Next, unhide the sample image layer and choose a color using the Eyedropper Tool again.
Let’s select a red color closer to orange, and make your brush a little smaller by adjusting the brush width.
Return to the layer containing your drawing…
Focus on tracing over the parts where the red strokes cross and overlap.
Continue to trace the strokes you’ve drawn previously,
but you don’t have to think of tracing everything.
It starts to show a dim glow.
Repeat this tracing process by selecting a brighter color and lowering the brush size.
Lastly, select bright yellow from the sample image and trace over the flame strokes using a thin brush. Repeat this numerous times.
Shake your hand a little bit and draw wobbly lines that look like lightning.
Don’t be too particular about this either, make use of the random strokes drawn carelessly.
Now make your brush size bigger and trace over the lightning-like lines to fill in the gaps while leaving the touch of your thin strokes visible.
Keep the brush pressure soft.
Let’s get to the polishing stage!
3．Change the Blending of your layer
Next, I will add a glowing effect to the flames.
With the steps I explained above, add a new layer.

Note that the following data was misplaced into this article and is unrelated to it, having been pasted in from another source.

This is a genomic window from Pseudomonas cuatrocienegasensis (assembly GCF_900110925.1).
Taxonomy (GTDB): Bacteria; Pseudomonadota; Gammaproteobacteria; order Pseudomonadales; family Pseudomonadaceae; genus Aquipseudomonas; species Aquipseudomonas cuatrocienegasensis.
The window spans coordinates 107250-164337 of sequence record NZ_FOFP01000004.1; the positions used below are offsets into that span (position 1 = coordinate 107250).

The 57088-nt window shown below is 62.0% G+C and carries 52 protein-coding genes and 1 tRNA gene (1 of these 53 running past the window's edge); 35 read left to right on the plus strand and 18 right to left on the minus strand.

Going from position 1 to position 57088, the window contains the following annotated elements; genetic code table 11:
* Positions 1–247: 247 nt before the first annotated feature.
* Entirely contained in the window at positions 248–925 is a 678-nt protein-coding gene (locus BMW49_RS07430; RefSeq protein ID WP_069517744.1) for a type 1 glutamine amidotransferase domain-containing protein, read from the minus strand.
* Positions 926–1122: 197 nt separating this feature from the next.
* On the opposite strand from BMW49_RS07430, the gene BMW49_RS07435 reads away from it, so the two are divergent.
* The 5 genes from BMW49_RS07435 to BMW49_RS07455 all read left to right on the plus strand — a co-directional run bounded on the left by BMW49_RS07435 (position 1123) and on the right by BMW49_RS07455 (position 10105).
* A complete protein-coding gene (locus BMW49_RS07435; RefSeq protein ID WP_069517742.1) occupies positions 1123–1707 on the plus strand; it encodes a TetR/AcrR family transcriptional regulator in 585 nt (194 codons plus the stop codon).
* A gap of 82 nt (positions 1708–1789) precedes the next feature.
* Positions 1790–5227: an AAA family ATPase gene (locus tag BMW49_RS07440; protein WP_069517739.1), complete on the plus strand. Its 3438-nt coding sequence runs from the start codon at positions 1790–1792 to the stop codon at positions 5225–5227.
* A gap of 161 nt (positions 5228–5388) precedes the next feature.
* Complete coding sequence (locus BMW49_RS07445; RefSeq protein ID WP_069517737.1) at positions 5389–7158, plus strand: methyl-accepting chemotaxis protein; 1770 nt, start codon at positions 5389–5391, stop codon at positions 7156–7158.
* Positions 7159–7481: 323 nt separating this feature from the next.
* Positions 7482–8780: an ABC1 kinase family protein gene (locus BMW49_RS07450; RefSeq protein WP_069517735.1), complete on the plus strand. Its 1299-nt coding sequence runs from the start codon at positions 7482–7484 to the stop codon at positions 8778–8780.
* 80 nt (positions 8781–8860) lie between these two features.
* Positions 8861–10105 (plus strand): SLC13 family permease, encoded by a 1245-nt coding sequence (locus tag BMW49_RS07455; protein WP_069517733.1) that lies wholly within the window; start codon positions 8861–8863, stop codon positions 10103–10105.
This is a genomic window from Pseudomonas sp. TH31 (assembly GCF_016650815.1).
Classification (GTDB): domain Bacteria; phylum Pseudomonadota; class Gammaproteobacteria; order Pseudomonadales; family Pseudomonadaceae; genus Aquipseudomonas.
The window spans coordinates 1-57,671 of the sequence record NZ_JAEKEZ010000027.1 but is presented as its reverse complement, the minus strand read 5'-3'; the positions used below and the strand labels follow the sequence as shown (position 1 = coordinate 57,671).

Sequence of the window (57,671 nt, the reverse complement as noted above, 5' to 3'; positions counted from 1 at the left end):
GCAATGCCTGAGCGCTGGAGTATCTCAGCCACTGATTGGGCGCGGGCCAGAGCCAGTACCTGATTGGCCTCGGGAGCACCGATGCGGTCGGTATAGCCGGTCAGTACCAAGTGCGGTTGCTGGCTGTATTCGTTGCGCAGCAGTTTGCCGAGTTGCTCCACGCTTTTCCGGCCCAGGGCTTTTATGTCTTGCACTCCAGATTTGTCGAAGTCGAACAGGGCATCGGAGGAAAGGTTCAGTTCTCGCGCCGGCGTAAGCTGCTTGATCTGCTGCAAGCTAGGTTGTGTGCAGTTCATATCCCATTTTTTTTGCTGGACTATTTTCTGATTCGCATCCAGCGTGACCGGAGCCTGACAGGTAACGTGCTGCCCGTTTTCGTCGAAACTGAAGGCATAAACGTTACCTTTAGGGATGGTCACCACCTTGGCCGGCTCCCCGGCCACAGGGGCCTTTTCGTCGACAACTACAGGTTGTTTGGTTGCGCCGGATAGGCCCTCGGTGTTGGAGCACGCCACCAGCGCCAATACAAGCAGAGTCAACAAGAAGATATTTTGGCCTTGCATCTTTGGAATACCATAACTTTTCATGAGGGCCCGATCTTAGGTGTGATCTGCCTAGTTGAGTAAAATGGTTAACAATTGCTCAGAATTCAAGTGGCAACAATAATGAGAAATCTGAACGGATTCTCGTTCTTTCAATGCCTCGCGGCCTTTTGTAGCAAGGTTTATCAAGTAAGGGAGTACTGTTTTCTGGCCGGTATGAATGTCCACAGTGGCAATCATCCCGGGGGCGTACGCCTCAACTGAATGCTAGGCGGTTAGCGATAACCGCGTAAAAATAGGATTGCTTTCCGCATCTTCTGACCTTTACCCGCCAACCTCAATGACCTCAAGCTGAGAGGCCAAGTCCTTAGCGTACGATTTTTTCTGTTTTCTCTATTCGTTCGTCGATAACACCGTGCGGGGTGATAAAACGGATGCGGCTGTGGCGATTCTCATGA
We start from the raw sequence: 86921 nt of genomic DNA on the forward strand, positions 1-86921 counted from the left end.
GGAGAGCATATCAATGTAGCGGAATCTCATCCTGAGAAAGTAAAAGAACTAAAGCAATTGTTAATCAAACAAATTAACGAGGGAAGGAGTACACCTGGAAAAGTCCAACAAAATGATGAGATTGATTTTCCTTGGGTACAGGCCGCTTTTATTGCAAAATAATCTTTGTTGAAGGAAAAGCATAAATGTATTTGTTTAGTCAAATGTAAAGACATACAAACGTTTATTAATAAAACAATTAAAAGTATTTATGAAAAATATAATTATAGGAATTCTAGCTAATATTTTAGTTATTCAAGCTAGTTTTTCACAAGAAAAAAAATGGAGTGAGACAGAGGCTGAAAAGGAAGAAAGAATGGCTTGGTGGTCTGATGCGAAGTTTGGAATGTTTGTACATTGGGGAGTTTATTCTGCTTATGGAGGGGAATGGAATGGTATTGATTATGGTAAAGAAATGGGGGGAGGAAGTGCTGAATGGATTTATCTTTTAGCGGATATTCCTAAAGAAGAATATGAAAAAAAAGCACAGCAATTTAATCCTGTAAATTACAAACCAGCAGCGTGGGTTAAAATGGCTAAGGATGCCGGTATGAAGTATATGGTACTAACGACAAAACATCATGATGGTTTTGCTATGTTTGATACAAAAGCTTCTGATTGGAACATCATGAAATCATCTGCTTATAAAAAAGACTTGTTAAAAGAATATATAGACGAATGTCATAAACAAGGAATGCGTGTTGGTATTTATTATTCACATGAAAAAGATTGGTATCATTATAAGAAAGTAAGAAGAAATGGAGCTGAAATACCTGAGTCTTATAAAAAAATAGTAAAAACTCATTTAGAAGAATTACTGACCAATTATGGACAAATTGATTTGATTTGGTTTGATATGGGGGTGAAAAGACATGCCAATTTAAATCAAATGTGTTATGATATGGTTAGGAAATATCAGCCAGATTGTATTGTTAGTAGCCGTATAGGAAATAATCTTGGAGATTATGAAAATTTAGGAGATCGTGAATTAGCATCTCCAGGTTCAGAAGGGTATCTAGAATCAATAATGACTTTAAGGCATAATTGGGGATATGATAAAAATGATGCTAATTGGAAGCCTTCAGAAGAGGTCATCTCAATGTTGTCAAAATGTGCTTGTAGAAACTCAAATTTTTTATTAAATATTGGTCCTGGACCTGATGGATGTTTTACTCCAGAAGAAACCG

Select your new layer and change the “Blending” from the Layer window.
This function lets you change the layer property.
Click on “Blending” and select “Dodge”.
You can’t see the difference at first but the effect starts to show up if you continue to draw with multiple layers.
Change the color of your brush to a near-white cream color.
Keep your drawing layer unhidden to draw in more strokes on the new layer (with Dodge).
Concentrate on tracing all the parts of flame lines that overlap.
Now you can see that I’ve created a glowing look on the flames!
Don’t over do it and only add traces to make the brightest parts stand out.
As you can see from above, I’ve added a lot to the bottom part this time.
Once you are done, merge your Dodge layer and your drawing layer.
It looks too raw right now, so I will erase some parts.
Choose “Eraser (Soft)” from the Brush tool and set the width similarly to the brush size you used for the dark red flame (from step 1).
With the Eraser (Soft) brush, trace over the gaps between each flame stroke to sharpen them and also erase the top part where the flame fades.
Move your brush softly without pressure.
You can see now that I’ve recreated the bursting effect.
For some parts, use the “Blur” (brush) to blend your brush traces visible in each stroke.
Repeat the same processes and strengthen the effect by checking the overall balance.
The bursting flame effect is now complete!
4．Arrange by changing colors
You can arrange the image using a different color, following the steps I explained in this tutorial.
Here is a flame I drew using blue.
You can arrange the bursting flame effect to your liking by using colors like green or orange ♪
With different colors, you can create a strange atmosphere or portray quiet burns.
The bursting flame effect can be applied to many illustrations, including Japanese patterns!
I hope you try various combinations to upgrade the flame effect!